Hamid Nii Nortey
FOR MY SISTERS: A REFLECTION OF EXPERIENCES THAT REDEFINE OUR GENDER PERCEPTIONS.
By Zanele Kabane.
Our world is changing. In film, art and life, identities are being interrogated, representations are being redefined, old narratives are receiving new scripts and Hamid Nii Nortey’s “For My Sisters” is an intentional reflection and celebration of a previously overlooked conversation.
In “For My Sisters”, Hamid boldly commits to redefining the feminine trope and embracing sexual ambiguity into our daily habits, our conversations, into the boardroom and into our world as we know it. His fierce and compelling figurative portraits of everyday women, those he knew and those he’s yet to meet, explores untold stories of their lived experiences while capturing the truth of who they are and why they are.
In this collection, Hamid focuses fiercely on the eyes, a big focus in his works, as they are the portal to the human soul and invite the audience to experience their feelings visually and emotionally. Beyond the eyes, you observe how considered the crafting of the skin is – the skin always revealing more to the story. Through the tones of colours and his crosshatch technique, Hamid portrays sweat glands, hair pores, scars and all the detailed intricacies that quite literally go skin-deep in paying homage to the genuine and nonconforming stories of his objects.
Renicha McCree describes Hamid’s “For My Sisters” as “A visual feast of vibrantly coloured and marvellous figurative paintings of Black beauty and quotidian life in Ghana.” She goes on to explain that Hamid “Conflates the Black woman’s power and femininity with ease. His painstakingly precise crosshatch perfectly complements the figures’ brown skin and seem to amplify the notions of individuality, identity, and liberation that unite the show.”
It is quite evident that with every brushstroke, Hamid destroys the confines of kitchen walls and societal expectations, with every bold colour he embraces both the melanin and the feminine spirit being introduced within our global community. In every piece of art in this series, he carefully and consciously crafted a modern story of gender liberation for those that were, currently is and those who are yet to be.
When curating this exhibition with Hamid Nii Nortey, Director of the Moller Gallery, Christopher Moller shared in Hamid’s excitement and exploration of this gender-neutral spirit – “For My Sister’s” is a celebration of women first captured in art with the famous “Venus of Willendorf” sculpture carved around 25 000 years ago. It was thought to believe that the sculpture represented a mother goddess, a female form symbolising fertility and abundance. 25 000 years on, and until very recently have Homo Sapiens developed to become a Homo conscious – a mindful awakened species. And when I say recent, women in Switzerland (a perceived culturally advanced nation) were only allowed to vote 50 years ago. It is exciting to think that despite all the rivalries and hatreds, that we as a species are slowly evolving to become a collective. A society that does not distinguish roles according to people’s gender, race or sexual orientation. A society that understands the bigger picture, where respect and success are rated on the things that really matter in life, discipline, humility, patience and compassion. We still have a long way to go, and you may call me an idealist, but I believe we will get there.”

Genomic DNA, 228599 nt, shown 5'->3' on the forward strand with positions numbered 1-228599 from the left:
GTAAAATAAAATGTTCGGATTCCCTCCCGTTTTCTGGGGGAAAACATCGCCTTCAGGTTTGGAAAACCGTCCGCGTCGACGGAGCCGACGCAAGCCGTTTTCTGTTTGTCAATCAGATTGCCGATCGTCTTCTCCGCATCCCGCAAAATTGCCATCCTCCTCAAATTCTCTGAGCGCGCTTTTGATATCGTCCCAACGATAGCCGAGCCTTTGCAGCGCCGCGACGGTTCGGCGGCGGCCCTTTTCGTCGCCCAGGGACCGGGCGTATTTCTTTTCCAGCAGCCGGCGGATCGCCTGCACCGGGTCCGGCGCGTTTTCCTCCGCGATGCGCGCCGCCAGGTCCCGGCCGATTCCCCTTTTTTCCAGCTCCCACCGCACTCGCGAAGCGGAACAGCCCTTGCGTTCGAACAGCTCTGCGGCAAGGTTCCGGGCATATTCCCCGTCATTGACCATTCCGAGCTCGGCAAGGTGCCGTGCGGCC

Viewings by appointment.
Tuesday – Friday | 10h00 – 17h00
Saturday | 10h00 – 13h00
Sunday – Monday | Closed.
T | +27(0) 21 422 1599
E | email@example.com
Hamid Nii Nortey is a Ghanaian artist whose works depict compelling figurative portrait paintings from different generations. His main point of focus are the eyes because he believes that is where our emotions are best portrayed and also believes it helps us better visually experience one another’s feelings , without using words the eyes can be used to exchange information. His paintings helps create an intriguing dialogue between the subject’s message and the viewer.His work compels the viewer to become physically and emotionally invested in the subjects story. His aim is to capture the spirit,essence and heritage of images and use it as an opportunity to lend the world a glance into the lives of people whose stories are yet to be told. His paintings are also meant to trigger emotions of pride, honor and humor, it’s all the story of his inspirations which words cannot explain.
-The beautiful ones are not yet born – 2012 (group) -HIAO(Circus and Circus life ) – 2014 (Solo)
-Shades of talents – 2015 (group)
-Hues and Strokes – 2016 (group)
– Posing Black Beauty – 2019 (Solo) -Shika Shika Art Fair – 2019 (group) – Beauty in Diversity – 2020 (solo)